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Penn Money

By Brian | March 28, 2007 | Share on Facebook

Another post of interest for my University of Pennsylvania readers (that’s two in two days – pretty cool, huh?). Anyway, not much to add here, other than to say, did anyone know that back in the 50′s, the United States minted coins with Ben Franklin’s picture on them?

For everyone else’s benefit, suffice to say that you can’t turn too many corners on Penn’s campus without running into a picture and/or statue of Ben Franklin, the University’s founder. Obviously, back in the 1950′s, this was even moreso the case…

(hat tip: Lileks)

Topics: Money Talk, University of Pennsylvania | 3 Comments »

3 Responses to “Penn Money”

  1. Jeff Porten says at April 1st, 2007 at 9:35 am :
    Okay, call me shocked that a Wharton grad knows so little numismatology. We have a few dozen of these in the family coin collection — if I’d known they were of interest, I’d have brought one to show and tell long ago.

    Had to look up the year they started minting them (1948), but I knew the year they stopped — 1963, when they became the Kennedy half dollar. That was just in time for the 1965 switch from silver to alloys, which means that nearly all pre-1965 coins from a quarter on up went out of circulation.

  2. Brian says at April 1st, 2007 at 11:03 am :
    Well, I knew that Kennedy took his place on the half dollar shortly after his death, I just didn’t know who came before him.

    I’d assume this would have made Ben Franklin the first non-president to appear on American currency. Since then, of course, we’ve had others (Susan B. Anthony, Sacajawea, Mercury…)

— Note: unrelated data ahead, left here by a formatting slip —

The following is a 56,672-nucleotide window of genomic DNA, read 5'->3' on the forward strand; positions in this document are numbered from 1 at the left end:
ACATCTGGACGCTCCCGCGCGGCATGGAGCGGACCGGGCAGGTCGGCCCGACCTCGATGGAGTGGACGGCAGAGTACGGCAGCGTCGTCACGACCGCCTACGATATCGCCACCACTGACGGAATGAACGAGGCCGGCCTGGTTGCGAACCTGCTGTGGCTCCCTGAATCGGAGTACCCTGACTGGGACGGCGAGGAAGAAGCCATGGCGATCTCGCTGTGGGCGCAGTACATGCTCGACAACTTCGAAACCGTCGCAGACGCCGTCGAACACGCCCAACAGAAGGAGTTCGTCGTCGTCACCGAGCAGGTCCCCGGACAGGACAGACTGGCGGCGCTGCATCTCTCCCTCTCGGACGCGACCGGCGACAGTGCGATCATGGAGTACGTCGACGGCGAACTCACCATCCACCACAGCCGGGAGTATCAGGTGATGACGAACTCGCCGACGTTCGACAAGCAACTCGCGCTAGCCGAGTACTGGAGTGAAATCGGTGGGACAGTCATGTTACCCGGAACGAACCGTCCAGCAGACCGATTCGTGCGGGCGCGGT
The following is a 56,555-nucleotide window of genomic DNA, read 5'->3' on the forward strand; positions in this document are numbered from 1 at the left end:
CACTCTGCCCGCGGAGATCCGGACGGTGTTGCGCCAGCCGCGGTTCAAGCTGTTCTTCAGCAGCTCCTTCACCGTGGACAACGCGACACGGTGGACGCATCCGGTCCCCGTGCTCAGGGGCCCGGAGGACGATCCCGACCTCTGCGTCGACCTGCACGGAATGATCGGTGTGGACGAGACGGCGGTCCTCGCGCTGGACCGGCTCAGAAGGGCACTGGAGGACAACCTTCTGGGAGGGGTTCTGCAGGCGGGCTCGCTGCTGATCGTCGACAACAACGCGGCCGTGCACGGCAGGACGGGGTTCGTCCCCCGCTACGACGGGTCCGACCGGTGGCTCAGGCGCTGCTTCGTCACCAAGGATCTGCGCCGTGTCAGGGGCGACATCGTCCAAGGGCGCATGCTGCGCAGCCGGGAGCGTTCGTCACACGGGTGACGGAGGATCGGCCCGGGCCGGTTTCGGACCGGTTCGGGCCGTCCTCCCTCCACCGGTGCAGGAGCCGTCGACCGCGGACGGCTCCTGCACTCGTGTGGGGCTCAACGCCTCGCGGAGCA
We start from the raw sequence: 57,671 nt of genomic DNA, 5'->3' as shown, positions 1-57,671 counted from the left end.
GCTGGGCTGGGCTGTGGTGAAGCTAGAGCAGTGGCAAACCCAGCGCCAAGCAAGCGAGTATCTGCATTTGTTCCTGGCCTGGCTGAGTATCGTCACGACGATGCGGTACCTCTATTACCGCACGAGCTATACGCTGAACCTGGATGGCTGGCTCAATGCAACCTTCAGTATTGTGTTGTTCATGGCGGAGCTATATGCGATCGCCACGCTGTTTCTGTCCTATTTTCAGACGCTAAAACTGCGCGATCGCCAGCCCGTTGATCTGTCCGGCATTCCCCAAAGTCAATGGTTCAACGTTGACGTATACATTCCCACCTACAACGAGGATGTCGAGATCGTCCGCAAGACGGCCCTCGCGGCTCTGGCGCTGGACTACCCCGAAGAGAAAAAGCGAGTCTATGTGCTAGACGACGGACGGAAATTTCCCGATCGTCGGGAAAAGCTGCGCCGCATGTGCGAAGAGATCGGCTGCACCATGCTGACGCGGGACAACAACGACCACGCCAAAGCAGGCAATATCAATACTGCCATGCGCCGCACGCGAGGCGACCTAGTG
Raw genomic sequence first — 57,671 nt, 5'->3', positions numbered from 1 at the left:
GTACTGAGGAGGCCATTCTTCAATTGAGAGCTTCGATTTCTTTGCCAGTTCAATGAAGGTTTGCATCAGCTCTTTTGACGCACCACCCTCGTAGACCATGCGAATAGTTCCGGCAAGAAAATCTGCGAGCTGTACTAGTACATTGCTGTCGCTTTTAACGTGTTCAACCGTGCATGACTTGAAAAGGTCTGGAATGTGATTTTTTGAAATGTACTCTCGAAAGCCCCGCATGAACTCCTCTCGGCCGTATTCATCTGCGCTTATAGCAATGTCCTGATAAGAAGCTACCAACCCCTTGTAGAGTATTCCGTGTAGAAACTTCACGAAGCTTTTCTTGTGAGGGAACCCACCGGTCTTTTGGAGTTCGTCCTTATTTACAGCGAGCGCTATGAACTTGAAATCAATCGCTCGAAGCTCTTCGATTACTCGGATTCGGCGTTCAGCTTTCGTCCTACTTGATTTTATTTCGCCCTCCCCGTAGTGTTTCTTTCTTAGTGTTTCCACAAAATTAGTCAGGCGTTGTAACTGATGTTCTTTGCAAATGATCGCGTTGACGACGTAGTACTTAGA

3. Jeff Porten says at April 1st, 2007 at 9:59 pm :
    Well, you have to make a distinction between coinage and paper money. Paper has been all across the board — for a long while, the states, and even large banks, printed their own money. Take the kids to see the Smithsonian exhibit next time you’re in town.

    Anyway, according to the web site of the Federal Reserve Board of San Francisco, both the Franklin $100 and the Chase $10,000 date back to 1914. Wikipedia says that Hamilton found his way to the tenner in 1929.

    In coins, you have all sorts of mythical non-presidents — Mercury dimes, Morgan dollars, buffalo nickels, standing and seated liberties all over the place. Reviewing the Coin Resource site, it looks like all presidential coinage was a 20th century innovation, and it looks like you’re right that Franklin was the first non-presidential live human to appear on a coin.


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